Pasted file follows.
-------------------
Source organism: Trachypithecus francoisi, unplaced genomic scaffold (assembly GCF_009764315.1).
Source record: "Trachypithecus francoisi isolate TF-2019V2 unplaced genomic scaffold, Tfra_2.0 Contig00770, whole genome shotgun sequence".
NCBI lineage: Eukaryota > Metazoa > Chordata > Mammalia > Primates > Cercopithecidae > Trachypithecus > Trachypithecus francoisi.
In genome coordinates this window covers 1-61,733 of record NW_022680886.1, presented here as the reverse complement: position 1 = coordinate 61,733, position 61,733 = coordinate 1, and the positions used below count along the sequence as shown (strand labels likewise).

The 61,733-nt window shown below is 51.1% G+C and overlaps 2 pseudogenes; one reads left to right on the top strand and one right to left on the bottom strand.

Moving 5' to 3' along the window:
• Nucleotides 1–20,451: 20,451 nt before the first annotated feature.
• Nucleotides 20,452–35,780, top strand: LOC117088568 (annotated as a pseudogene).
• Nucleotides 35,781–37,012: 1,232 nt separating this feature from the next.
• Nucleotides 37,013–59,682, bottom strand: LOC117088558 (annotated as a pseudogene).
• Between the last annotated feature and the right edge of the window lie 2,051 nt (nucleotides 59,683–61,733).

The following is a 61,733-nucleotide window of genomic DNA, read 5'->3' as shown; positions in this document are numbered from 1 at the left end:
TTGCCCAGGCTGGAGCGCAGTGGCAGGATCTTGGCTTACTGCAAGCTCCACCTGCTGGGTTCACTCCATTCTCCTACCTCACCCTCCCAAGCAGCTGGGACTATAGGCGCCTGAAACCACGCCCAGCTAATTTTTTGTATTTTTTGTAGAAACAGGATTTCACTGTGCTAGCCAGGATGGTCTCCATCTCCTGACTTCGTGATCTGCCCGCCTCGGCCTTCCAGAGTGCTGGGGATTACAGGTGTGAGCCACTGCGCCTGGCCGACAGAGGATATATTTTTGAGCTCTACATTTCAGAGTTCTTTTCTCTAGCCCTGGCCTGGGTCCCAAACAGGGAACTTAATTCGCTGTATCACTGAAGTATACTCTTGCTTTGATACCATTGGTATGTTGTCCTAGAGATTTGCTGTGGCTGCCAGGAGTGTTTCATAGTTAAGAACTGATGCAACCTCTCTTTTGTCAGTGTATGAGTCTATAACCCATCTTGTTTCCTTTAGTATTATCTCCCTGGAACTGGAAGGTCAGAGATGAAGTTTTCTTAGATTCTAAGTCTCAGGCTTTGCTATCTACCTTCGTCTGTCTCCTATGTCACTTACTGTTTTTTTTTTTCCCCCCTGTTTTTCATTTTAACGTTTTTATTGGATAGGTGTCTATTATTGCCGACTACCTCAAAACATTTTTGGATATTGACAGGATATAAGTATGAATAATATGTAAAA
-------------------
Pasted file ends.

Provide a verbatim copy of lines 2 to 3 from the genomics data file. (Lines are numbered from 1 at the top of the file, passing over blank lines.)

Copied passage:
Source record: "Trachypithecus francoisi isolate TF-2019V2 unplaced genomic scaffold, Tfra_2.0 Contig00770, whole genome shotgun sequence".
NCBI lineage: Eukaryota > Metazoa > Chordata > Mammalia > Primates > Cercopithecidae > Trachypithecus > Trachypithecus francoisi.